In the most recent entry in this blog series, we sketched our book cover concept and gathered up stock artwork that would help us build the scene. Today that's exactly what we're going to do: assemble those images into one coherent visual setting. When we're done, we'll have converted our pencil sketch into a convincing small town cowering beneath a heavy, ponderous, bloody bank of clouds. We're not going to worry too much about the cover's typographic elements in this entry, or any sort of post-production image enhancements. We'll get to that a little later.
This particular entry is made up mostly of video demonstrating how to achieve simple effects like blending one stock photo with another, using masks and gradient layers, and so forth. There are certainly going to be many different ways that a designer could achieve similar outcomes, but everyone uses Photoshop a little differently. I'll be showing you a variation of my own workflow, made as simple as possible for this demonstration. My assumption is that while you're interested in developing your own book cover, you don't particularly want to become a professional designer—so this post will exploit some shortcuts and tricks to get you to the end result with fewer steps, or with a little less work. Certainly it will get you there without years of practice and design experience.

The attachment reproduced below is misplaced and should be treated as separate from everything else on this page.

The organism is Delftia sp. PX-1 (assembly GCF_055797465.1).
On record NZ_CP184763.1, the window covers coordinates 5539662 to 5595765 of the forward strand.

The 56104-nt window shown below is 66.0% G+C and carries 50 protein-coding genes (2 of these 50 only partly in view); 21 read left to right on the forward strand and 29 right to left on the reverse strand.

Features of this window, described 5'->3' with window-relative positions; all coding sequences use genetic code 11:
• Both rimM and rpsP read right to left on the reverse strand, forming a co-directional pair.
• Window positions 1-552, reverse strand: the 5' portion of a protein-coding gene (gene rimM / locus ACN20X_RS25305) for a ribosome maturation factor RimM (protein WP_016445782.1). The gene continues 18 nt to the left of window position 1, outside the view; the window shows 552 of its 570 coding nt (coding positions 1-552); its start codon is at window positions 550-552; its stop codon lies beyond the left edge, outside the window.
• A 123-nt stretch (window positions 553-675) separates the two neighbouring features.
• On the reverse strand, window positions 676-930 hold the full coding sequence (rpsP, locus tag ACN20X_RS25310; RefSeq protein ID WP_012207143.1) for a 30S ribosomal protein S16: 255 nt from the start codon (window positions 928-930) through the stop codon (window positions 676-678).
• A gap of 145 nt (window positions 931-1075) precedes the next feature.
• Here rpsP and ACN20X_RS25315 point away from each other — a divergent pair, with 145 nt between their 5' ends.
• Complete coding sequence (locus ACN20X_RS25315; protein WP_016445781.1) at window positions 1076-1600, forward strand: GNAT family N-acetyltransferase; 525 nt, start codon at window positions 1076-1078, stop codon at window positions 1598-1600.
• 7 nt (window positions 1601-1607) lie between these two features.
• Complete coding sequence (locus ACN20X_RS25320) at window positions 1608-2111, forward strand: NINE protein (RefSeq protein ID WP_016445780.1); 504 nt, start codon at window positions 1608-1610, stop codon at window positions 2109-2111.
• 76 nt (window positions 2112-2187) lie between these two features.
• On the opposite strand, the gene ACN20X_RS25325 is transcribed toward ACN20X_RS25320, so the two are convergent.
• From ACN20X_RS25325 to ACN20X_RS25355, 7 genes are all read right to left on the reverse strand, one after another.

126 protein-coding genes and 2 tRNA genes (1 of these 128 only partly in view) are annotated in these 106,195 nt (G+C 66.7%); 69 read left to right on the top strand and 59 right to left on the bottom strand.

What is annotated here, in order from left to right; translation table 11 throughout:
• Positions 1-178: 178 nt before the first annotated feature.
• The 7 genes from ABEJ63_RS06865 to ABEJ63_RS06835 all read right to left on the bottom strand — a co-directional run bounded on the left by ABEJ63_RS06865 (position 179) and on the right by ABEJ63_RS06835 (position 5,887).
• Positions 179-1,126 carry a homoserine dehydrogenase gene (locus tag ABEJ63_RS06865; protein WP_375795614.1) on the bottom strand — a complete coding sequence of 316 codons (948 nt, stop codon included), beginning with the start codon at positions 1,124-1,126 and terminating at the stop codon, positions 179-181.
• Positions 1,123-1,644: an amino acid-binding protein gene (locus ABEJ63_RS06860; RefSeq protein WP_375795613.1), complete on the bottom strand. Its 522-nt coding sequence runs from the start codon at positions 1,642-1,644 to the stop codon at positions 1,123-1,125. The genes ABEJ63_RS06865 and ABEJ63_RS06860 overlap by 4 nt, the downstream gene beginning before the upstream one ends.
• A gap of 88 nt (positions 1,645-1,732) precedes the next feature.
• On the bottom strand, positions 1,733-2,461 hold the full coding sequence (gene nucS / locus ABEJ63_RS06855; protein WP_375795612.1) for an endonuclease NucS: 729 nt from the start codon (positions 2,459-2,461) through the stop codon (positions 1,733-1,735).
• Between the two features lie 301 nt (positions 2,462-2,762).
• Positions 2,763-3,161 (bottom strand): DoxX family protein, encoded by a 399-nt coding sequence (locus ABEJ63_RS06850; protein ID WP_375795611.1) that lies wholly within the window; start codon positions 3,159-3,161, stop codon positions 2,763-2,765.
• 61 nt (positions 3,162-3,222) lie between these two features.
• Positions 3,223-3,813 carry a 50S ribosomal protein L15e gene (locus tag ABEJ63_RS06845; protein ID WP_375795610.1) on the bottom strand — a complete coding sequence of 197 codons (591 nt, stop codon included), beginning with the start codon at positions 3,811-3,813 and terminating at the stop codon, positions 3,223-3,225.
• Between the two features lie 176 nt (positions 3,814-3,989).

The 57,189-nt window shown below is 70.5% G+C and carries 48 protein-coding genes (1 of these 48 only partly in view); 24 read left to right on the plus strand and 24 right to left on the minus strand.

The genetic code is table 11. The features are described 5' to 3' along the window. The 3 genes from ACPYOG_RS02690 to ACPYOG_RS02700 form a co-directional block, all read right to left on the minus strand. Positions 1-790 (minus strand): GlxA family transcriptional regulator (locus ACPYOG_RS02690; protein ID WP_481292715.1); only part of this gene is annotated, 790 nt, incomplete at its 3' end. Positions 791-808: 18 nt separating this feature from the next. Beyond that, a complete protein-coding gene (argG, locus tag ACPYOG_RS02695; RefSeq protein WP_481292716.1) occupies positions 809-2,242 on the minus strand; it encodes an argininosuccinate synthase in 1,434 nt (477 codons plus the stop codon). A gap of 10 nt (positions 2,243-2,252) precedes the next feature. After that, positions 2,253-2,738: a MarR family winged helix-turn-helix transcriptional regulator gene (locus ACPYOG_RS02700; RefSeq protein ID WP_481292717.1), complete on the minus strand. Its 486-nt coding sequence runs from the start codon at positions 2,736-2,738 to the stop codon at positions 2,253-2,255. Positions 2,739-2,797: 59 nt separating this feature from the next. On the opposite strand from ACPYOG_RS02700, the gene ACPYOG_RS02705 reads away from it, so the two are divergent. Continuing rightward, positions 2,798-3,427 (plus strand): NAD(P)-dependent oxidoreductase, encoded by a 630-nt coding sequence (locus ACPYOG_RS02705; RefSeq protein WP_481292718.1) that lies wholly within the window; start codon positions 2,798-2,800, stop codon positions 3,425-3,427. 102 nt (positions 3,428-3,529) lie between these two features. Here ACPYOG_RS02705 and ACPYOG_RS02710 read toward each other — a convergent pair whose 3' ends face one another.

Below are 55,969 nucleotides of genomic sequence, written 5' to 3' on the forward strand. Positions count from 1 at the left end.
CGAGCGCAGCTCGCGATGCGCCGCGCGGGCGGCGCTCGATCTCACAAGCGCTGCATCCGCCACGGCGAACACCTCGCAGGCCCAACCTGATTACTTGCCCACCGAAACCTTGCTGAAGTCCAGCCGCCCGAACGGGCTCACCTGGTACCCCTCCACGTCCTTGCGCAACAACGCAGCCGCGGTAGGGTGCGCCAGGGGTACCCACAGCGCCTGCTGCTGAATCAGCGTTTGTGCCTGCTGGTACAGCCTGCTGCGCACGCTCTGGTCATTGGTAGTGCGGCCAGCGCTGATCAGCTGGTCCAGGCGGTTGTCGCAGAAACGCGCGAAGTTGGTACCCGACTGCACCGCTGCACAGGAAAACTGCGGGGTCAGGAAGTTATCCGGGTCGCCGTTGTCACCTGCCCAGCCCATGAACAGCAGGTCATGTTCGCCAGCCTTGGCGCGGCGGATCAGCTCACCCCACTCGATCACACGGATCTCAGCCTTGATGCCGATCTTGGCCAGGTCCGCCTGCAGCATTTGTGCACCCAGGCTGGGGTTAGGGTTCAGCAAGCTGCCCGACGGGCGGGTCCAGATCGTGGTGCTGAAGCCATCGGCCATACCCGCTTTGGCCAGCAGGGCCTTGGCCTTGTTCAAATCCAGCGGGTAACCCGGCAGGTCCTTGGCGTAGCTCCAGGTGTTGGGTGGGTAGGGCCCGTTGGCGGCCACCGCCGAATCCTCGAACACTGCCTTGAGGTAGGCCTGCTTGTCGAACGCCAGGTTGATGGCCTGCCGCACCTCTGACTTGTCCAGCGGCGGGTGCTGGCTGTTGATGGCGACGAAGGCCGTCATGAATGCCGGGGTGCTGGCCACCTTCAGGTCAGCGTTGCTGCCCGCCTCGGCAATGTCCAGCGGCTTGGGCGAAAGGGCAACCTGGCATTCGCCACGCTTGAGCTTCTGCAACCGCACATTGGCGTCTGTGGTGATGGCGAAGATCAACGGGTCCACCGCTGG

Make sure you've got a bit of time on your hands. Ready? Let's get started:
Let's bring back our conceptual sketch from the previous post and compare it to the work we've just done. Remember, it doesn't have to be a perfect match; concept sketches are meant to suggest the work, not limit the work. But I think we've captured our themes rather nicely with this visual design, don't you?
This isn't the end of our design obligations, however; in the next post we'll learn how to apply some simple enhancements to our design, along with some visual trickery that will bring out the design's inner beast, and following that we'll start working on typesetting the cover.